I was recently contacted to do some repair work on a vintage "Vittorio Strada". Unfortunately the bike had not been correctly stored by one of its previous owners and some rust holes had developed through the chain stays.
Typically with a custom lugged frame the lugs and tubes are put together with silver, as the tolerances are much higher. However with a more production oriented frame the tolerances are a little "slacker" and silver is not an option so brass is then used (also brass is 1/10th of the price). Unfortunately with this bike the builder decided to use brass, meaning I am going to have a far harder time removing the chainstays due to the higher melting point of brass than safety silver.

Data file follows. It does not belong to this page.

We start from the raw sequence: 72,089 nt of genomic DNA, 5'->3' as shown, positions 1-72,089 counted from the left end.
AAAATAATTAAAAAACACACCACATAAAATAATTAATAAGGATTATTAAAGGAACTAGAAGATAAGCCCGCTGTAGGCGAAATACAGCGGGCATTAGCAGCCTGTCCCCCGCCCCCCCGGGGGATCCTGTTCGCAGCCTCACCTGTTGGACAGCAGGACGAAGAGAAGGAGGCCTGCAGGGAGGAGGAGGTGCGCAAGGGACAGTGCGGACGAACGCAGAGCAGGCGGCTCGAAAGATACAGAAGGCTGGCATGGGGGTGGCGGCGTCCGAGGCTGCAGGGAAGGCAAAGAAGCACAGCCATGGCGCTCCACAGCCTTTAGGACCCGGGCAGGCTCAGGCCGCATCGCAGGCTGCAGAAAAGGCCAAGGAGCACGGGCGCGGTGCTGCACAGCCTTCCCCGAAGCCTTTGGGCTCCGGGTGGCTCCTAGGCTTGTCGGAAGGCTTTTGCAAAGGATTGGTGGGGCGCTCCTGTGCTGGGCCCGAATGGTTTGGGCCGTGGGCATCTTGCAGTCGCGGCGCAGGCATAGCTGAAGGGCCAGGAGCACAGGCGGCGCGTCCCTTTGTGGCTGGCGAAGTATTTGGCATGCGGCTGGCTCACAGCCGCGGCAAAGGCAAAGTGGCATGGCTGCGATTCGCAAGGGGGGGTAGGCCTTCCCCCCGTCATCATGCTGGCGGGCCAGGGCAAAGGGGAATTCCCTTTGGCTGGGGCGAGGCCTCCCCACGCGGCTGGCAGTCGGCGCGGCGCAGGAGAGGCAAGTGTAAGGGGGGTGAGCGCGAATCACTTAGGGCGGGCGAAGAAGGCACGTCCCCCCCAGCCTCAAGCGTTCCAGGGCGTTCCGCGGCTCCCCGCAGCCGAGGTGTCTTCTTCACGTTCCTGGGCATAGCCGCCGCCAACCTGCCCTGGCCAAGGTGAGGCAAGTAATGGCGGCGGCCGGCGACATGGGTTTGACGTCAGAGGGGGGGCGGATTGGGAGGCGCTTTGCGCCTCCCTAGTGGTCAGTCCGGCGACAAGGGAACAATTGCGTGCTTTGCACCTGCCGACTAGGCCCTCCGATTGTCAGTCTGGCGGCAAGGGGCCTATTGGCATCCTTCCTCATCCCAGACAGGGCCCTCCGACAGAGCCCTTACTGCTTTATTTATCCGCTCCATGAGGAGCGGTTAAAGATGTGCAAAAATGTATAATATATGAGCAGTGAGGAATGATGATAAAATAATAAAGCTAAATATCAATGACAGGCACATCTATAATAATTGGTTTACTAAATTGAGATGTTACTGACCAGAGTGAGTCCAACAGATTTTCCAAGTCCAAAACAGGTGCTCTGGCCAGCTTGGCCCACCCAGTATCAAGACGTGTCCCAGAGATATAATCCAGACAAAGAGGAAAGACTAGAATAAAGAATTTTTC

The first part of this process was placing the frame in my jig and set the jig up so it fits the existing frame. This was done so that once the stays are removed I can then put the new ones in and keep the same frame dimensions that the bike previously had.
Once the jig was set up for the frame I removed the chainstay brace as well as cut out sections of the drive side chainstay. With the drive side chainstays cut into segments I then started removing the stay from the lug. Now due to the high temperature that brass requires it was not possible to evenly heat up the bottom bracket lug enough to remove the chainstay in one piece.
My next step is going to be slowly cutting up the chainstay in pieces inside the lug and heating them up individually to remove them.